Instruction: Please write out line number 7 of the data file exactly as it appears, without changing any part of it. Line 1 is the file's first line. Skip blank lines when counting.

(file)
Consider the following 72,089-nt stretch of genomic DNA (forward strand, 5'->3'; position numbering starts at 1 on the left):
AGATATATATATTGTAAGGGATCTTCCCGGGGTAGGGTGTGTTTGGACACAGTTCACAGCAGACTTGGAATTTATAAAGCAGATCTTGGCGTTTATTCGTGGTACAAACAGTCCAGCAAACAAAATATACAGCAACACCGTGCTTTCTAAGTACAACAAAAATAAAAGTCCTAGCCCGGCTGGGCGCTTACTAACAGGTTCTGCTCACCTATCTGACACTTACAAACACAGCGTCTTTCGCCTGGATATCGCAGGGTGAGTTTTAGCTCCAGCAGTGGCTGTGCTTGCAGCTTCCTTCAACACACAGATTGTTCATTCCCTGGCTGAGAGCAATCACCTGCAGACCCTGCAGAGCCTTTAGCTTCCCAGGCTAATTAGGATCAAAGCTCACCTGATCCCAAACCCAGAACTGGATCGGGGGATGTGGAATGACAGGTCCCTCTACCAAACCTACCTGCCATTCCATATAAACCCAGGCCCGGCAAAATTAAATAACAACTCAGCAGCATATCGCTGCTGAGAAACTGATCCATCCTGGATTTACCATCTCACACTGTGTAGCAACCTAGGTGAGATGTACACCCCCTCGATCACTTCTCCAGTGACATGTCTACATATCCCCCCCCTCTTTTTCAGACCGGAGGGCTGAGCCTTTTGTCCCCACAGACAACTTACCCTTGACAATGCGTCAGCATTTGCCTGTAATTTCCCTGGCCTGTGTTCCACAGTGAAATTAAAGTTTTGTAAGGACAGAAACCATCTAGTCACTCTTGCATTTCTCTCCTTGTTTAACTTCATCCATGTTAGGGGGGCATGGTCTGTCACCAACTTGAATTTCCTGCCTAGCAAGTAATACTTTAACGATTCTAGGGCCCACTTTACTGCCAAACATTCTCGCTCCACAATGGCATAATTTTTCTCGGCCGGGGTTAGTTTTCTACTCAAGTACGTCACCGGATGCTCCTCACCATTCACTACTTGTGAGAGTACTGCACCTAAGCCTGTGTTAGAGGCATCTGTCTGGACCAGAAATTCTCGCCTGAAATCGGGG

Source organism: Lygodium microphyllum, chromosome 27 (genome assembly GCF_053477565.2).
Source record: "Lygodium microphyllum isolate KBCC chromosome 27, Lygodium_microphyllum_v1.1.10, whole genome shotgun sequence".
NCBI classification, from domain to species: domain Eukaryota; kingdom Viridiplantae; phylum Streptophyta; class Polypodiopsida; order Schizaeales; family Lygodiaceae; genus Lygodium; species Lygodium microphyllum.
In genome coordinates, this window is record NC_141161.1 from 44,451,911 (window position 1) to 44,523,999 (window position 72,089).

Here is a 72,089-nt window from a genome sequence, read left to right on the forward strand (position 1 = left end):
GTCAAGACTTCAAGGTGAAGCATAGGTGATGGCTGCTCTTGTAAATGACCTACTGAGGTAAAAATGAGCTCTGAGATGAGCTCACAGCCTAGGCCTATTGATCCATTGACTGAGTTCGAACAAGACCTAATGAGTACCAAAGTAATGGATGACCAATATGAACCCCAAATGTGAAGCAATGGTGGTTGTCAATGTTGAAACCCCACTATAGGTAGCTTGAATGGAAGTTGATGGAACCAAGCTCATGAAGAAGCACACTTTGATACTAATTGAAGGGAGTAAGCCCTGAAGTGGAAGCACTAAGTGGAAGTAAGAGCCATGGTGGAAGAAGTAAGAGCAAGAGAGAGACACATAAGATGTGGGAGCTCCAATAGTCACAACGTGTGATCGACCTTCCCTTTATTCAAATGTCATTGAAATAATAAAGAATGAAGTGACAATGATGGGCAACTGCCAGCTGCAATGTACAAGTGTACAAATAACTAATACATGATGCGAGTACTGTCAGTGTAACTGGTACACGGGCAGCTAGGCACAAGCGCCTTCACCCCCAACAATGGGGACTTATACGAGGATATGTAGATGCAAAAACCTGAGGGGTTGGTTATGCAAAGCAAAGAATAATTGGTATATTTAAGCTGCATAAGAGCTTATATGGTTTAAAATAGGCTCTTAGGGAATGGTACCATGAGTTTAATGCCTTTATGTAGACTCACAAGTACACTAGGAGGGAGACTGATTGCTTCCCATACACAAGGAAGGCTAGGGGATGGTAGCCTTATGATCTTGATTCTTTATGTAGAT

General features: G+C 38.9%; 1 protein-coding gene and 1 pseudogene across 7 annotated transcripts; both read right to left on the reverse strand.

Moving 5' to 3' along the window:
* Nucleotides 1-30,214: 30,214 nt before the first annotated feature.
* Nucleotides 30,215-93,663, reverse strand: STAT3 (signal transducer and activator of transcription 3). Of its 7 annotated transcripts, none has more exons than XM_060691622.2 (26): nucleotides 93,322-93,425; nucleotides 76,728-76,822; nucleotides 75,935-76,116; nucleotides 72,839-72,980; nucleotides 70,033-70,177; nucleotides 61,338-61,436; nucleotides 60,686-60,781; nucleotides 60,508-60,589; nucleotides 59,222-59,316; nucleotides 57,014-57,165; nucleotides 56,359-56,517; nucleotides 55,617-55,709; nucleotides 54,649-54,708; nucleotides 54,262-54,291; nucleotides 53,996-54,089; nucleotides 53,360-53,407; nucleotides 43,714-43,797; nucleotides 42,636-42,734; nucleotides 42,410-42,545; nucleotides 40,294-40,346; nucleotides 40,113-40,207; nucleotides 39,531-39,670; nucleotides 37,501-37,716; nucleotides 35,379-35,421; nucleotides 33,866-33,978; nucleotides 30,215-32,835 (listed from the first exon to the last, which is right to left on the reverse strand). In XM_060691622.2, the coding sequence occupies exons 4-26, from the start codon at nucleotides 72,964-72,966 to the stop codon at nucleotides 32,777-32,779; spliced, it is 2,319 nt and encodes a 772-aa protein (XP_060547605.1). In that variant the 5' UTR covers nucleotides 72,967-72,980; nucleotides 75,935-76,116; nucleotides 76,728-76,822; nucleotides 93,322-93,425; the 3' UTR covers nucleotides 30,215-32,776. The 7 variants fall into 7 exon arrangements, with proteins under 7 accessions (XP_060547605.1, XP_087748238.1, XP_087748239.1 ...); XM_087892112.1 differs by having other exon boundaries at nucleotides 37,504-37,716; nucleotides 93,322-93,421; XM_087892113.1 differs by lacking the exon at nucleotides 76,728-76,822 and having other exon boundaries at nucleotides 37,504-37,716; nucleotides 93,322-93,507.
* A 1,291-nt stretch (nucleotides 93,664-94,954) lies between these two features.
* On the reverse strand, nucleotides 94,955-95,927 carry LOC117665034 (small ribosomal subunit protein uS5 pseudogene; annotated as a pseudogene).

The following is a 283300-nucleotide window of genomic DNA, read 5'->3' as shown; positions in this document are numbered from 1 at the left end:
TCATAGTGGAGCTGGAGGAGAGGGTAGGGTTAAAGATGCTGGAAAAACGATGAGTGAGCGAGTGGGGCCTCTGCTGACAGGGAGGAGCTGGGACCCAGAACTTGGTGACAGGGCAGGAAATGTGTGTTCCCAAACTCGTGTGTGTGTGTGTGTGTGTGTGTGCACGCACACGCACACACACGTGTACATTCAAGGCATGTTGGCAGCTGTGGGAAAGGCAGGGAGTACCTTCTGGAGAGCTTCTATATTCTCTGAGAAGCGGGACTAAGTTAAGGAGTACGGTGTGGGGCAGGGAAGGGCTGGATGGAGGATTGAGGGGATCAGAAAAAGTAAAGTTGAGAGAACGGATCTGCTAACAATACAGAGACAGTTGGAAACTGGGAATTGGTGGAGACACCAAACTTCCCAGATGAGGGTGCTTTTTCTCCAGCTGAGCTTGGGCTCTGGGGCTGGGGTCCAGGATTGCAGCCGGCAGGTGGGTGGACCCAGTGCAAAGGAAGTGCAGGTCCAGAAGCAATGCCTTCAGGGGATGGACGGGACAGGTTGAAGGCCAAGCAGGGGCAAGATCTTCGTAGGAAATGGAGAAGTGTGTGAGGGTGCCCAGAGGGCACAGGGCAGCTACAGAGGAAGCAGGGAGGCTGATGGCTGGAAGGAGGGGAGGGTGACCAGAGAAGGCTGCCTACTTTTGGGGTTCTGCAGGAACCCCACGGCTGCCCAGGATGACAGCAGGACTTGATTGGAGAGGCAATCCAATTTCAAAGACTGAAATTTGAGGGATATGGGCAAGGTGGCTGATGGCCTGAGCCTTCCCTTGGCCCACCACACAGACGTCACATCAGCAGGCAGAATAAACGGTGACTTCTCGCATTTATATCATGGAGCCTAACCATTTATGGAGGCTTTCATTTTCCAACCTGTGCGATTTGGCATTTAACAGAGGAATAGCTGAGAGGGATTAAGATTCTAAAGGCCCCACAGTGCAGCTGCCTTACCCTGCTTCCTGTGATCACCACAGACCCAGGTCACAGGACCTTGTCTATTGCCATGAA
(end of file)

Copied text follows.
Here is a 72,089-nt window from a genome sequence, read left to right on the forward strand (position 1 = left end):